Morton - Come read the words forbidden 3.5/5

Reviewed: 12-1-11





Tracklist:

1. Calling for the storm
2. Eaglemark
3. Brotherhood of light
4. Sleeping king
5. Losing faith
6. We are the shades
7. Oblivion
8. Grimoire
9. Burning prisoner
10. Werewolf hunt
11. Black witch
12. Azrael
13. Weeping bell


Sometimes when the timing is right, roadies for particular bands eventually turn their dream into a reality by joining that or another band and gone on to stardom. There have been a few instances of that over time: Andreas Kisser, of Sepultura was a guitar tech for Max Cavalera until he was asked to join the band, while Frank Bello was a roadie and guitar technician for Anthrax before replacing Dan Lilker. Before joining Hawkwind and then Motorhead, Lemmy was a roadie for Jimi Hendrix, while Joey DeMaio of Manowar started out as a pyro-tech for Black Sabbath.

While there are a few examples of roadies finding fame and fortune, there hasn’t been as many written stories of sound producers claiming the same feat, it can be sometimes the other way round, band first then become a producer. In the case of this review for Morton’s debut CD, founder and vocalist Max “Morton” Pasechnik is a Ukrainian sound producer forming the band in 2009 after working with many others over the years. Rounding out the band is drummer Dmitry Smotrov, bassist Kull Karpov, and guitarists Roman Skorobagatko and Alexander Rudnev.

Releasing an EP back in 2010 (‘Grimoire’), Morton signed with German label giant AFM Records and in July of 2011 released their debut CD entitled ‘Come read the words forbidden’. Best described as melodic power metal with a decent layer of classic heavy metal, Morton’s debut is for the most part quite good, but with a fair amount of room to improve and evolve. There is also a nice sprinkle of symphonic/neo-classical metal thrown into the mix, that touches a couple of the 13 tracks on the CD. Mr. Morton himself is a quite talented singer, with a delightful melodic metal voice; and his delivery is impeccable. Able to sing both at a high-pitch but also mid-range makes him versatile and doesn’t fall into that monotone trap that some vocalists have in the past. Max also handles the songwriting duties, to which he has done a very good job; but again with room to improve.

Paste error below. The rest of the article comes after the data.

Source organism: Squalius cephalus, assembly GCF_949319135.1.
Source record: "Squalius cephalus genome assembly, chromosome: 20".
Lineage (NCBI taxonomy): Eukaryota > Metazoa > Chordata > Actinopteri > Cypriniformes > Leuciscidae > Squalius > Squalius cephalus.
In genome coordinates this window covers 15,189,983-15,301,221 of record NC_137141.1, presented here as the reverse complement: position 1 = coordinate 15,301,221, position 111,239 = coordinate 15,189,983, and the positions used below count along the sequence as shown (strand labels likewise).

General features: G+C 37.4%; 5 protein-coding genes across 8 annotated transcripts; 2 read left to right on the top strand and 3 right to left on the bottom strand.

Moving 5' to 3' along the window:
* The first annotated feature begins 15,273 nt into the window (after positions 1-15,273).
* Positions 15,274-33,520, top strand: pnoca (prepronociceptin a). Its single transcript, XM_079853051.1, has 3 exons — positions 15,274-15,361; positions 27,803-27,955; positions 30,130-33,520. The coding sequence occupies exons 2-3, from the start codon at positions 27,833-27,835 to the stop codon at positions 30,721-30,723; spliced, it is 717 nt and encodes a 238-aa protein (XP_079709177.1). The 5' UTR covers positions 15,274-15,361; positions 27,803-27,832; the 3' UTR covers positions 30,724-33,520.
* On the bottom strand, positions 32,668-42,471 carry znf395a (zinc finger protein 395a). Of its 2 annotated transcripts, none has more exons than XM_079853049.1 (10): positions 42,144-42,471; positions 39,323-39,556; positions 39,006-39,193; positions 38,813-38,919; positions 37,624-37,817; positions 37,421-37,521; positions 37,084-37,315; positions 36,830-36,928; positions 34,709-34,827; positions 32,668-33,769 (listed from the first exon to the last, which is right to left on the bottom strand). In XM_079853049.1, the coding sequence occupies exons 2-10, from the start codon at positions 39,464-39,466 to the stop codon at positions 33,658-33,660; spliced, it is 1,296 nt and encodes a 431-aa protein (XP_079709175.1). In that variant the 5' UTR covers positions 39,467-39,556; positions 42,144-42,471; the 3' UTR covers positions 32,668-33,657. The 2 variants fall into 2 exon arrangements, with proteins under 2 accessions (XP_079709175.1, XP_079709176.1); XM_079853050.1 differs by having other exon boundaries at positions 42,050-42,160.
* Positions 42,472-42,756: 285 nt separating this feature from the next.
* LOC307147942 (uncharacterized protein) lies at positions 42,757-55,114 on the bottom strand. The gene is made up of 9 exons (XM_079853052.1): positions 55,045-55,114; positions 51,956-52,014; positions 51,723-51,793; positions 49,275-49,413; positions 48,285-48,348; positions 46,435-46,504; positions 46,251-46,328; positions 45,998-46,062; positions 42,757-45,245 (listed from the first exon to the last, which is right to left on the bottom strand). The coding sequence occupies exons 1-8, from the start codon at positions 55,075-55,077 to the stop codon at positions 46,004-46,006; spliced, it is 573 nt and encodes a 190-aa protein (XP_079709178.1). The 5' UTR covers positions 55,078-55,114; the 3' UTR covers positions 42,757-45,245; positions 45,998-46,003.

Mixing up the quicker tracks with mid-paced and slower ballads, ‘Come read the words forbidden’ has enough to keep even the casual melodic power metal fan pleased. While the quality may be lacking a bit in a few of the tracks, on the other end of the spectrum, the far better tracks I can’t rate highly enough. Refreshing? Not really, but it’s melodic power metal, so refreshing shouldn’t be a factor anymore in this day and age; just the enjoyment of well written metal songs by talented musicians. Guitarists Roman and Alexander stand tall on this CD, ripping out some cracking riffs, hooks and solos during the faster tracks, quite technical in parts too I might add and overall entertaining and intricate. Kudos must also be given to drummer Dmitry, who puts up a flawless performance behind the kit and is one of the standout factors on this CD.

The opening track “Calling for the storm” has a strong and catchy symphonic and neoclassical influence to it (reminiscent of Thy Majesty), with well placed layers of keyboards and synths, and crisp and precise guitar riffs for that added grunt. The ferocity picks up a tad on the following track “Eaglemark”, slightly slower, but with heavier guitar riffs, the track is a blueprint for traditional melodic power metal. A nice twin solo in the middle makes for a memorable and energising song that reminds me of Secret Sphere or Dionysus. Despite being a bit of “happy metal” in parts with the overuse of the synths, “Oblivion” is another catchy track on the CD. Max’s vocals on the track is excellent, while the melody is very infectious and you can’t help moving to the sound. Catchiness is the prime factor in “Brotherhood of light” being a decent track on the release. Energetic and entertaining, Max’s passionate vocals stand out, while another blistering solo ensures that the skip button is not pressed prematurely.

The songs thus far have been teetering on the powerful and hard-edged side of the genre, so it is both “Black witch” and “Losing faith” that injects some much needed beef into the music to really crank it up. “Losing faith” contains heavy bass, thundering riffs and technical ferocious drumming; obtaining that grunt we were after. Still melodic to an extent, the track is easily one of the best on the CD. “Black witch” is a badass track that contains a brilliant classic heavy metal groove-tinged dirty southern style riffs throughout, not to mention the powerful solo in the middle. Max’s vocals take a gruffer approach suiting the music behind him, but still melodic overall. The other track worth mentioning is “Burning prisoner”, very similar to Pink Cream 69, has one of the most memorable and catchiest chorus’ in the entire CD, while the song itself is speedy with a nice blend of neo-classical metal forged with melodic metal.

In the end there are far more positives for ‘Come read the words forbidden’ than any negatives that may be lurking around, and for a debut it is very much still an enjoyable, entertaining and pleasantly surprising release. The extensive auditioning process to find Morton’s musicians have definitely paid off here and Max should be very happy with himself and what plan he has for future releases. Power metal fans who enjoy bands like early Firewind, Masterplan, Nocturnal Rites (around the time of ‘Shadowland’ and ‘New world messiah’) and any others similar will definitely dig what Morton are doing here and then some.



SEAN




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